Burger Bakar Kaw Kaw (burgerbakar.com) continues this proud tradition of the street kiosk. Bakar means grilled in the Malay language and kaw kaw is a local slang for something exceptional. It started operations in Wangsa Maju, a suburb within Kuala Lumpur, in 2011. It wasn’t long after that the bustling burger stall had fans queuing around the block, and became a viral hit with burger and novelty fans.
The brand, founded by two young entrepreneurs, Nini Haznita Muhammad and Mohd Faizul Baharudin, banks on big, fat homemade patties, generously seasoned with local spices and flame-grilled perfectly to draw in the crowds. It has since expanded to include four more kiosks and two restaurants, with imminent plans for nationwide expansion.
What sparked the media and online frenzy, however, is Bakar’s burger kahwin, a marriage of thick beef patty with deep fried chicken thigh, and its jaw-stretching tower burgers, vertiginous inventions of the customer’s own making. A colossal 20-patty burger with beef bacon and cheese would set a customer back USD46.
“Tower burger started when customers started requesting multiple patties in single orders in our first week of business,” says Nini Haznita. “It eventually ended up on our menu. We have had customers requesting for up to 25 patties, which should put it in the history books.”
It set the trend for outsized burgers. Over at The Burger Factory (facebook.com/theburgerfactorymalaysia), Sumo Feast, also known as the Champion, is a towering hunk of grilled chicken breast and deep-fried chicken chop topped with beef bacon, chicken ham, cheddar cheese, pepperoni, pineapples, caramelised onions, sautéed mushrooms, onion rings, and a sunny-side-up.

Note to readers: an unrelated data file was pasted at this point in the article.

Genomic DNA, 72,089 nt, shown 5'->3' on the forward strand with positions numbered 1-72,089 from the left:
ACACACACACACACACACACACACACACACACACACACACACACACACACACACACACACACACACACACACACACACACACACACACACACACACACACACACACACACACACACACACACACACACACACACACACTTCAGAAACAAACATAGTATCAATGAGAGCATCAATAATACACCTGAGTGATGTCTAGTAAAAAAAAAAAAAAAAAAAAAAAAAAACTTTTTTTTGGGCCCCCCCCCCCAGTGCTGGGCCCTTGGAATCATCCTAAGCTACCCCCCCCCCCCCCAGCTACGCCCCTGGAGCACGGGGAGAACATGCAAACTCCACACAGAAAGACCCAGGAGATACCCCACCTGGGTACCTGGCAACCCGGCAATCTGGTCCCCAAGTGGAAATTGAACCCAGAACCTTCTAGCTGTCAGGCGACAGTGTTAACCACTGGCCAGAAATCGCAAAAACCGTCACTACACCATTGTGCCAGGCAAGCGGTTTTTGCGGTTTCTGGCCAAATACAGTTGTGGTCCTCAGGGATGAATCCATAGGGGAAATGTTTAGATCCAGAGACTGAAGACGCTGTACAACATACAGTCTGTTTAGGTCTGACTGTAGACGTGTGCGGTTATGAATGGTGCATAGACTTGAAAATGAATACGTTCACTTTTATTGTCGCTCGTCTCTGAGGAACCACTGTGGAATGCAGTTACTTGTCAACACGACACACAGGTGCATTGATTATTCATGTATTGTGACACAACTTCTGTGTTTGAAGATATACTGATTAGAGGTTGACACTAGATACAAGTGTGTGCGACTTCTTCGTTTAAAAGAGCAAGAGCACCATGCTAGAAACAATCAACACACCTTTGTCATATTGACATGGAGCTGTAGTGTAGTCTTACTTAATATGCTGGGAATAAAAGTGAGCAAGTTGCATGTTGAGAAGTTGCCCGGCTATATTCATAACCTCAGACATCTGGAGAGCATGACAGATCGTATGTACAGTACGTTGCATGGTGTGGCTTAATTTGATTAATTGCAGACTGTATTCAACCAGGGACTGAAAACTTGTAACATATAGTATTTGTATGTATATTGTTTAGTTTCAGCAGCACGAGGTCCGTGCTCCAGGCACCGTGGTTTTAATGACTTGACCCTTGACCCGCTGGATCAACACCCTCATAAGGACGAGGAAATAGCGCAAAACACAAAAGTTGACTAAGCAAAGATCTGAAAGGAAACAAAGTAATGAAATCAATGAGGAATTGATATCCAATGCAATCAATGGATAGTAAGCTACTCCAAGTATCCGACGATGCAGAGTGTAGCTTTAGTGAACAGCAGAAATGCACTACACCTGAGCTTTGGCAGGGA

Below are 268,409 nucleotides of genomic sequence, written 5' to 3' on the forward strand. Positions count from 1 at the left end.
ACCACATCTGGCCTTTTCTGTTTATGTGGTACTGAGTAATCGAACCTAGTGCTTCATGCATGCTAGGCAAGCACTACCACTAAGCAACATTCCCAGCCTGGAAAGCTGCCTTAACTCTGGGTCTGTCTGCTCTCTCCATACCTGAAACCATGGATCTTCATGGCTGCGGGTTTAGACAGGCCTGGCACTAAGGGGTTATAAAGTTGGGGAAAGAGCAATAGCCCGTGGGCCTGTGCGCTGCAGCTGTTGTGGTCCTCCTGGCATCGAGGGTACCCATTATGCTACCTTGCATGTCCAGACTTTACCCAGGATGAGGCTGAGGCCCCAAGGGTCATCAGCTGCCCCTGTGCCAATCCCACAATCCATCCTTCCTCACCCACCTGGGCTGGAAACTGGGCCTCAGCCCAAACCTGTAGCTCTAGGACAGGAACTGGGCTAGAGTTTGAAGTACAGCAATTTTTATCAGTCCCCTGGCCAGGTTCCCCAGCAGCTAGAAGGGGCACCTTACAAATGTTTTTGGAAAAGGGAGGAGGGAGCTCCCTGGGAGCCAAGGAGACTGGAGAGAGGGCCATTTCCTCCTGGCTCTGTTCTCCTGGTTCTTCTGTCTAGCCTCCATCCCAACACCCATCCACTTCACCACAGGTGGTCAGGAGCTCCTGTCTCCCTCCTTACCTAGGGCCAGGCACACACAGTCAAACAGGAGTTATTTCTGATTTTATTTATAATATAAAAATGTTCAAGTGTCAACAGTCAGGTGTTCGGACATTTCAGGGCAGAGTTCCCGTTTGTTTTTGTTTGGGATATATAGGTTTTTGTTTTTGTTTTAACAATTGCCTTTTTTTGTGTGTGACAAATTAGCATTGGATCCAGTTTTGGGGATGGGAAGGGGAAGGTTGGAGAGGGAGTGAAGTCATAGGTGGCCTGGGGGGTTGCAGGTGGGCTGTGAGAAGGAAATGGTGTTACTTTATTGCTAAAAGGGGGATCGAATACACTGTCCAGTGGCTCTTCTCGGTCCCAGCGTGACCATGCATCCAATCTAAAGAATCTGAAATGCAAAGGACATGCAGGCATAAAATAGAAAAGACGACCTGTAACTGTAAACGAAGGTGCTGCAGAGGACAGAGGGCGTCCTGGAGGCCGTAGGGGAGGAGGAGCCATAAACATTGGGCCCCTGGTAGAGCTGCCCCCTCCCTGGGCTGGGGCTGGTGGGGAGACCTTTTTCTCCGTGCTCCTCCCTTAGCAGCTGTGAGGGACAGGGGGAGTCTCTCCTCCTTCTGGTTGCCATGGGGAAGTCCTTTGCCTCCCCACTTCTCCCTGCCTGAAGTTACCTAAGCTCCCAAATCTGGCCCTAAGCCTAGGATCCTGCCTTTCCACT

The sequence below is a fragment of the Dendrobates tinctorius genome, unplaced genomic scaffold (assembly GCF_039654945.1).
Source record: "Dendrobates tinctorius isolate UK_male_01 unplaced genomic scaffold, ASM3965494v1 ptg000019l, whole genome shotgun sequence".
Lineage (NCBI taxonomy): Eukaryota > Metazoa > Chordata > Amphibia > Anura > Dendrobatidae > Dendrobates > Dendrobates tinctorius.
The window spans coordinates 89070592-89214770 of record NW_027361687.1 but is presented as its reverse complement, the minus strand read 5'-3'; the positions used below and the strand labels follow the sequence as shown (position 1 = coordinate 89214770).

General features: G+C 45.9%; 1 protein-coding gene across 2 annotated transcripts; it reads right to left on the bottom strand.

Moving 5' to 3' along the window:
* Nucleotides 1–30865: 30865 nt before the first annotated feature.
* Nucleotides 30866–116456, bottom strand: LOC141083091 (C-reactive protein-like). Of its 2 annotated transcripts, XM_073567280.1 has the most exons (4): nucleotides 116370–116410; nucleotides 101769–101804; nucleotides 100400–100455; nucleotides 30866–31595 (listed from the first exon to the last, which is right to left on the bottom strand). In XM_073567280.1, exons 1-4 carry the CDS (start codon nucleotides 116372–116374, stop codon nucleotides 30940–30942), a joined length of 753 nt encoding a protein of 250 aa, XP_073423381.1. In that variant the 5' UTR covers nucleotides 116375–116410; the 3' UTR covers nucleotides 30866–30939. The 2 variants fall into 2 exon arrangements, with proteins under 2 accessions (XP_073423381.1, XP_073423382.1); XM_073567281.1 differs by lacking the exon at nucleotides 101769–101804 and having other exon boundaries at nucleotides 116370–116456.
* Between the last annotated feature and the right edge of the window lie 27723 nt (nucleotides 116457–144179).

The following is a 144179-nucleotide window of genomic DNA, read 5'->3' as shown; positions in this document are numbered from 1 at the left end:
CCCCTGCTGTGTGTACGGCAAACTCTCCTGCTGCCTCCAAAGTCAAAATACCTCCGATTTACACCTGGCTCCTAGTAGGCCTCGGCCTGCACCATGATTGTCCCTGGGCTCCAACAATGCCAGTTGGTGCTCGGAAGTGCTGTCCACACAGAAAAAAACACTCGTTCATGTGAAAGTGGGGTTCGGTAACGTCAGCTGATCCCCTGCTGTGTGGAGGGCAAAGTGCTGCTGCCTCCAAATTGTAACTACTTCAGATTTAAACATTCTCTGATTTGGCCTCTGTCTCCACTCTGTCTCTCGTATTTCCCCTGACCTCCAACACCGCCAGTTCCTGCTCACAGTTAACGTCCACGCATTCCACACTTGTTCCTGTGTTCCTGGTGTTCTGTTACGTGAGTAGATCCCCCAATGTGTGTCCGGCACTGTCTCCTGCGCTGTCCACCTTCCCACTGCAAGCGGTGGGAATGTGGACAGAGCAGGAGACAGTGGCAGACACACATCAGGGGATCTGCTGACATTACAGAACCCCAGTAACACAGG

“We’ve always wanted a huge burger with all the ingredients that we could never resist, hence The Boss and Sumo Feast,” says Chan. “Everyone should be able to eat like The Boss. We inspired our group chef to create the ingredients level by level until it was perfect.”
With more burger joints joining the ranks, the handcrafted burger trend shows little sign of abating. At Burger Junkyard (facebook.com/BurgerJunkyard), three award-winning chefs banded together to create premium classic burgers with a twist. The patties are made from Australian grass fed grade-A beef mixed with New Zealand beef knuckles to impart a significantly flavourful bite, and topped with their signature melting steamed cheese.
In the trendy Bangsar neighbourhood, Leow Joe Yee and Steven Goh are self-professed foodies whose obsession with burgers led to the opening of KGB – Killer Gourmet Burgers (facebook.com/KGBBangsar).
“It is borderline paranoid the amount of attention we put into every detail of our burgers,” says Leow. “As foodies, we had to push the boundaries in every direction, from the squishiness of the custom-made buns to the variety of house-blended sauces, the beef patties and premium cheeses and toppings. The patties took us the longest to perfect as different cuts of beef have very different flavours and characteristics. Our current blend consists of three different cuts of steak-grade meat.”
She is upbeat about the burger mania. “The latest wave of burger joints is simply taking this dish to the next level, using fresher and better ingredients as Malaysians start to appreciate high quality food,” says Leow.